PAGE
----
From The Atlantic
The Enduring Myth of Black CriminalitySep 10, 2015 | 12-part seriesVideo by The AtlanticIn his upcoming October cover story, Ta-Nehisi Coates explores how mass incarceration has affected African American families. “There’s a long history in this country of dealing with problems in the African American community through the criminal justice system,” he says in this animated interview. “The enduring view of African Americans in this country is as a race of people who are prone to criminality.” You can read the full story on September 15, 2015.Authors: Ta-Nehisi Coates, Jackie Lay
So you can’t yet read TNC’s blockbuster article about “The Enduring Myth of Black Criminality,” but you can salve your impatience by listening to TNC talk about his next effusion here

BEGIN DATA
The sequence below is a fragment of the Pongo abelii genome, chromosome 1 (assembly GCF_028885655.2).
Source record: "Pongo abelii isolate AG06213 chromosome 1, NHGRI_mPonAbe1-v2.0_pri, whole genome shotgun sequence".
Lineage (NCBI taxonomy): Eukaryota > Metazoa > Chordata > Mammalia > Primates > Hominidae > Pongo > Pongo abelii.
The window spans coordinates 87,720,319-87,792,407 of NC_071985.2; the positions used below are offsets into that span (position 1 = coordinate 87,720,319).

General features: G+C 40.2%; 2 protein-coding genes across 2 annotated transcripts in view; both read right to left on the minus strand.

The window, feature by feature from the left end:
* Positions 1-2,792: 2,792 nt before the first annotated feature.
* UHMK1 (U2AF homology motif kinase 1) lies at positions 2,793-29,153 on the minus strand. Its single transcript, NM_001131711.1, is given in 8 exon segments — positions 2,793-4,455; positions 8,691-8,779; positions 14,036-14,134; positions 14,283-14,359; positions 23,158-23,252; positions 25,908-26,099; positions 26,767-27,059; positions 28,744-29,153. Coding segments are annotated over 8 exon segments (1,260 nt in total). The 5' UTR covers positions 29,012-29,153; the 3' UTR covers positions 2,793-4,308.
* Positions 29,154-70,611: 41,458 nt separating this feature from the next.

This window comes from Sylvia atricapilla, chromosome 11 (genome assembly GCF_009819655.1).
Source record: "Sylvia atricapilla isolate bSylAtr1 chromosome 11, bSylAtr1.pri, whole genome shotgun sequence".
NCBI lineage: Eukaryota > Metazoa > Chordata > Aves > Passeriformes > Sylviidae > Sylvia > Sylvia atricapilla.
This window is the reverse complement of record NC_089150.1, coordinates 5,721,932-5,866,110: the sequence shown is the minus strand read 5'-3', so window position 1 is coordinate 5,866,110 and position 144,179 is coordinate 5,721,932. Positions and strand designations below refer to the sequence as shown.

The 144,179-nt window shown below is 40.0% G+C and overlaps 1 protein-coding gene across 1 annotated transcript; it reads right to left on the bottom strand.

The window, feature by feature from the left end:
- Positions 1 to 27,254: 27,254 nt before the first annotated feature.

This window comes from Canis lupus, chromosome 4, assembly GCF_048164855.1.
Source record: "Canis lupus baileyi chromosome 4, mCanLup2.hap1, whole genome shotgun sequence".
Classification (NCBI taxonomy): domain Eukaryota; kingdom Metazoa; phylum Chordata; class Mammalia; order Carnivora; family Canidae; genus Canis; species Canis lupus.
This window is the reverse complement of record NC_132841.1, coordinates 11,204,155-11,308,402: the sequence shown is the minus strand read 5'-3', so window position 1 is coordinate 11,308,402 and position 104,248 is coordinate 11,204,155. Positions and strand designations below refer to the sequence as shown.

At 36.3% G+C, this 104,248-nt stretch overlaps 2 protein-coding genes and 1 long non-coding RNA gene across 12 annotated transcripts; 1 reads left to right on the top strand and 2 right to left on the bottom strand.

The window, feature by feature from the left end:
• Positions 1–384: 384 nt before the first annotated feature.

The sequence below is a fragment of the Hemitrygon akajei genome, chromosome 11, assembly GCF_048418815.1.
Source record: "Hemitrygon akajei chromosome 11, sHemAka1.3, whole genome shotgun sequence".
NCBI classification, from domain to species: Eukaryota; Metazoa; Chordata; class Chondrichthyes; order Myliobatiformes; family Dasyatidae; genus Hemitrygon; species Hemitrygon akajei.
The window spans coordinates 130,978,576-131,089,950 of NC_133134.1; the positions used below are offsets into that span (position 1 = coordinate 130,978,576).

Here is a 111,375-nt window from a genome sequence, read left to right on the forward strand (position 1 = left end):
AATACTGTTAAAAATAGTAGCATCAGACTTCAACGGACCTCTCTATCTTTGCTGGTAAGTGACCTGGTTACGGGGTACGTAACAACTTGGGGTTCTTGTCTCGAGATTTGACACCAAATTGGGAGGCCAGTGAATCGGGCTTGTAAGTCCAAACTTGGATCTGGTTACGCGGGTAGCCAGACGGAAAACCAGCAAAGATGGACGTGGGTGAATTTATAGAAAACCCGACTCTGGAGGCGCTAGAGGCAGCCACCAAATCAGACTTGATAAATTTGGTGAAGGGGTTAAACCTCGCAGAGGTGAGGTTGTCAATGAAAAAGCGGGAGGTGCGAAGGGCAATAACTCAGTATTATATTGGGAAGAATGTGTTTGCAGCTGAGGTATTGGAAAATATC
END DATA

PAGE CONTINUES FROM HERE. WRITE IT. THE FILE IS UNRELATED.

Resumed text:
Meanwhile, from The New Republic
The New Black Intelligentsia Is Shaping American Thought Onlineby MICHAEL ERIC DYSON… A new generation had come onto the scene, with pedigrees that didn’t include terminal degrees, but who were driving the conversation nonetheless. Between the World and Me, which currently holds the second spot on the Times’ nonfiction best-seller list, was written not by a professor but a young black thinker who did not graduate from college: Ta-Nehisi Coates. Coates established his reputation not in scholarly publications but through popular blog posts and articles for The Atlantic.Along with Coates, a cohort of what I would like to call the “black digital intelligentsia” has emerged. They wrestle with ideas, stake out political territory, and lead, very much in the same way that my generation did, only without needing, or necessarily wanting, a home in the Ivy League—and by making their name online.
The only problem for blacks with having TNC as the face of your New Black Intelligentsia, however, is that TNC obviously isn’t